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870 w/Pistol Grip - Side Saddle Question

Discussion in 'Shotguns' started by TimeRegained, Oct 18, 2012.

  1. TimeRegained

    TimeRegained Well-Known Member

    Hey everyone,

    I finally bought my first shotgun and I'm going to remove the Remington stock and put on a pistol grip.

    My question is whether to opt for a 6 or 8 [Mesa] side saddle.


    I want to know if the 8 shell carrier is going to 'get in the way' as compared to the 6 shell carrier?

    Thank you
  2. rcmodel

    rcmodel Member in memoriam

    Bad move.

    Leave the stock on and learn how to shoot a shotgun before you muck it up with a pistol grip.

  3. TimeRegained

    TimeRegained Well-Known Member

    Been shooting one for a few years now. Just never owned one. Only pistols thus far.
  4. kayak-man

    kayak-man Well-Known Member

    On Side Saddles

    The answer to your question: It depends on what kind of forend you have.

    On the stock 870 express, with the wood furniture, the largest that will fit on there is I believe a 4 round side saddle. If you get a different forend, you can fit the 6, and maybe even 8 round side saddle on there.

    My brain drippings You might want to consider a Velcro set up. I have no first hand experiance with the side saddles, but I've heard complaints that the hard plastic ones can let the shells vibrate loose. I haven't talked to that many people with the Velcro rigs, maybe 5-7, but they all loved them. Personally, I like the idea of being able to do a reload, and then just throw on a whole new side saddle instead of reloading from a pocket.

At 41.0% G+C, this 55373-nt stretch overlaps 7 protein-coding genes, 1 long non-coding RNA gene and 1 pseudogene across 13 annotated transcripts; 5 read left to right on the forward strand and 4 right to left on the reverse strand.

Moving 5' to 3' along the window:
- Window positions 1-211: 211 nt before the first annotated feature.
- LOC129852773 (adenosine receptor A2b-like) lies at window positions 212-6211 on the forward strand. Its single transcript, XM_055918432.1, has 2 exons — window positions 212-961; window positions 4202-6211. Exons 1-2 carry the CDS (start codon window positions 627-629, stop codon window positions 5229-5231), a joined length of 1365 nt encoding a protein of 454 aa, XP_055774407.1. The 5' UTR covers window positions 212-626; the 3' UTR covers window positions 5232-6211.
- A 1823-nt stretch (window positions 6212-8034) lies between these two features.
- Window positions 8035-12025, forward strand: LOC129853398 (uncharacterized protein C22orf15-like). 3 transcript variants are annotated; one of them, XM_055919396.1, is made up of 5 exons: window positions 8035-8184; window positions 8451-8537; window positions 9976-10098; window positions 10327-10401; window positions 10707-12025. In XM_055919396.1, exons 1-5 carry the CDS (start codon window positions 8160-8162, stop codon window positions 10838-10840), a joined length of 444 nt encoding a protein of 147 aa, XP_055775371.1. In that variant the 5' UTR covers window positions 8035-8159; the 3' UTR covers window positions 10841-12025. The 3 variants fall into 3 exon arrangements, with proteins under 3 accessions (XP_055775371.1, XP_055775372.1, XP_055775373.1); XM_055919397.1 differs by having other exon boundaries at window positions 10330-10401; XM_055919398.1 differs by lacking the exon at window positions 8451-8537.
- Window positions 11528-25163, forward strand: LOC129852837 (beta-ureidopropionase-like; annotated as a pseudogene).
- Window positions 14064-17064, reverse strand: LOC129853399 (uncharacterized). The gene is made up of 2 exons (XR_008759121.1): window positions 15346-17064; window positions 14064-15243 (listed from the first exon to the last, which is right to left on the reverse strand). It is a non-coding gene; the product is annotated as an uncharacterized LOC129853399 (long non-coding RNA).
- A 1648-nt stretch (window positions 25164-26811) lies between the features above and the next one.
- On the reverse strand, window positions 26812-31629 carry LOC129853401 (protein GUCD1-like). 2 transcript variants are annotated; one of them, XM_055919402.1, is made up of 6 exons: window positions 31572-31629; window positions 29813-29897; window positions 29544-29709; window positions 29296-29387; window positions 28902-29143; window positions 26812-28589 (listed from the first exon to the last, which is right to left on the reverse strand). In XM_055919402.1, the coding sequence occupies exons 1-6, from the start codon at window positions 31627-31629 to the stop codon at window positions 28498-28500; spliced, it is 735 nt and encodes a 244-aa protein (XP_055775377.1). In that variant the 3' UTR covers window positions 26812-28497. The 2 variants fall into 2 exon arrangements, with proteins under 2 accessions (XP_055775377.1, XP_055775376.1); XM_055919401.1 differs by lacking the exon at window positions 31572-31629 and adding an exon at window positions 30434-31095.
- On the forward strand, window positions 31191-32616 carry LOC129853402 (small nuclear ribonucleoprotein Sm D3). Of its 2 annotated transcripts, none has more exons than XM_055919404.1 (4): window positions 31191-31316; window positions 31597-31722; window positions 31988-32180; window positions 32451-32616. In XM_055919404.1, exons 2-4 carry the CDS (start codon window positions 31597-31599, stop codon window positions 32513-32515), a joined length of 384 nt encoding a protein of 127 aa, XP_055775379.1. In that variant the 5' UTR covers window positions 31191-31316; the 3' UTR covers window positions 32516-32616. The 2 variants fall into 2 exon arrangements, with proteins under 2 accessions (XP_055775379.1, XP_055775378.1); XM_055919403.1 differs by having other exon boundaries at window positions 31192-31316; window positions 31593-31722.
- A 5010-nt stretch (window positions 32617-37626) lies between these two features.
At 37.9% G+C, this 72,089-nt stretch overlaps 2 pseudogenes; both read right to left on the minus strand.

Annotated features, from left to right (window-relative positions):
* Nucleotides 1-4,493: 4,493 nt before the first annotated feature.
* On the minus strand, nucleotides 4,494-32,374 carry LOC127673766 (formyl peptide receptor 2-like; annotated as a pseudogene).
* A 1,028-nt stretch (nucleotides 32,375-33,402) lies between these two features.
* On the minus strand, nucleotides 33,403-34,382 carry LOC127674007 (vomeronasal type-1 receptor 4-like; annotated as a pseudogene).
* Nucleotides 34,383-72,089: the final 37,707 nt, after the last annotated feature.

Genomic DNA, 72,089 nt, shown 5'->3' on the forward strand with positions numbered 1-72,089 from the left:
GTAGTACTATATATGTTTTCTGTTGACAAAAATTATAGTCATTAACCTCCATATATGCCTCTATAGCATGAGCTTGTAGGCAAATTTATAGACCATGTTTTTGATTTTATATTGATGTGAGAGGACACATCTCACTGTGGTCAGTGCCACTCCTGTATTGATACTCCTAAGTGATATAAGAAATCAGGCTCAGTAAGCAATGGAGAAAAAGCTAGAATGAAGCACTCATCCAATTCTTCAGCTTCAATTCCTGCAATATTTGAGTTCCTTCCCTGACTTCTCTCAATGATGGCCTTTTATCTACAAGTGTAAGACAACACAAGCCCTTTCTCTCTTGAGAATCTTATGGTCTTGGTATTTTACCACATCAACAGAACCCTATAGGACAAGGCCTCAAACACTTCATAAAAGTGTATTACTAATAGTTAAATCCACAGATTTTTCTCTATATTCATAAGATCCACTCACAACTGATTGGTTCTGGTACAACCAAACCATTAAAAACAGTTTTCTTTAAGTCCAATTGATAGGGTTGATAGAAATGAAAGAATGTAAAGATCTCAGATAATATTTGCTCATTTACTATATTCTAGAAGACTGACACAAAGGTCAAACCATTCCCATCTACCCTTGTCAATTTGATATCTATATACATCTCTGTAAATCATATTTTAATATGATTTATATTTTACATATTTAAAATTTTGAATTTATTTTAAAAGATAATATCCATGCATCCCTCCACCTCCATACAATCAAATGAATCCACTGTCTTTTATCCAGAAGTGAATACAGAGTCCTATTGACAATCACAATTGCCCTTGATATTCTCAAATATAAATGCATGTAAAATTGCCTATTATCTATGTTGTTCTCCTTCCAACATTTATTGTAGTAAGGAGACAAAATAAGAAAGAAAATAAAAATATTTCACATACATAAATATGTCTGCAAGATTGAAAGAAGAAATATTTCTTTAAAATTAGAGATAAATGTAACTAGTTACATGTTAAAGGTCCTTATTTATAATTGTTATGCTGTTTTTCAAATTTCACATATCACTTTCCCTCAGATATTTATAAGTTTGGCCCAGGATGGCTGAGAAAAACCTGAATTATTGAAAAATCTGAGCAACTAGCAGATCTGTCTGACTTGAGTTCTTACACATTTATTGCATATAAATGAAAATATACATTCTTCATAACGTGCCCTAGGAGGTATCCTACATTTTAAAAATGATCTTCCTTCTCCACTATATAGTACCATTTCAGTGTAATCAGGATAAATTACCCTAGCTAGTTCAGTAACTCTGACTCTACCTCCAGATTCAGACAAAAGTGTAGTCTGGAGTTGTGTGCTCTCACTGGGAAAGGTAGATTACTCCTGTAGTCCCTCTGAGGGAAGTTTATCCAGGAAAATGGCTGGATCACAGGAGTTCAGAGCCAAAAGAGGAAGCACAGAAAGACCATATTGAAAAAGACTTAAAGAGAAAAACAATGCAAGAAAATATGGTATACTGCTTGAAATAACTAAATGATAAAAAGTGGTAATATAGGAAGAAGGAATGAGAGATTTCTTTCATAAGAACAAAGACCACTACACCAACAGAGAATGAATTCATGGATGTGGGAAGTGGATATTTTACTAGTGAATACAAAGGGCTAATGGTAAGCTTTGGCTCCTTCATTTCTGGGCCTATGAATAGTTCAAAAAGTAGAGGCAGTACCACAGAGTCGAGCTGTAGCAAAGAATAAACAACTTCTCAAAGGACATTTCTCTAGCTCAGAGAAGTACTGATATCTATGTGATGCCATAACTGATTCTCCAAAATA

Velcro Side Saddles:http://www.aresgear.com/index.php?main_page=index&cPath=34&zenid=931kl436g0psl6fnaeq3ukjkh4

    On Pistol Grips

    The Answer to your question: Again, it depends, if your going with one of the vertical pistol grips, I can see the shells potentially getting in the way of your thumb/hand. If you are planning on using one of the birds head PGs, it might have better ergonomics, but again, I have no experience with either of them.

    Vertical grip: http://www.midwayusa.com/product/18...gton-870-winchester-1200-1300-synthetic-black

    Birds head: http://www.midwayusa.com/product/221333/speedfeed-pistol-grip-remington-870-12-gauge-synthetic-black

    My brain drippings
    One question, how are you planning on doing a reload from a side saddle, on a pistol grip only shotgun (PGO)? The pistol grip/butt-stock combos, have a tendency to use leverage against you, and make it harder maintain control of the gun during a reload. Without the stock, your going to lose a lot of leverage. If you come up with a viable reloading technique, I'd be very interested in it.

    Hope this helps!

    Chris "the Kayak-Man" Johnson
  5. TimeRegained

    TimeRegained Well-Known Member

    My only question is from the experiences of people with shotgun's that have an extended/long side saddle 8 as opposed to 4, how intrusive is the side saddle in any way, if at all?
  6. TimeRegained

    TimeRegained Well-Known Member

    Thank you, kayak-man.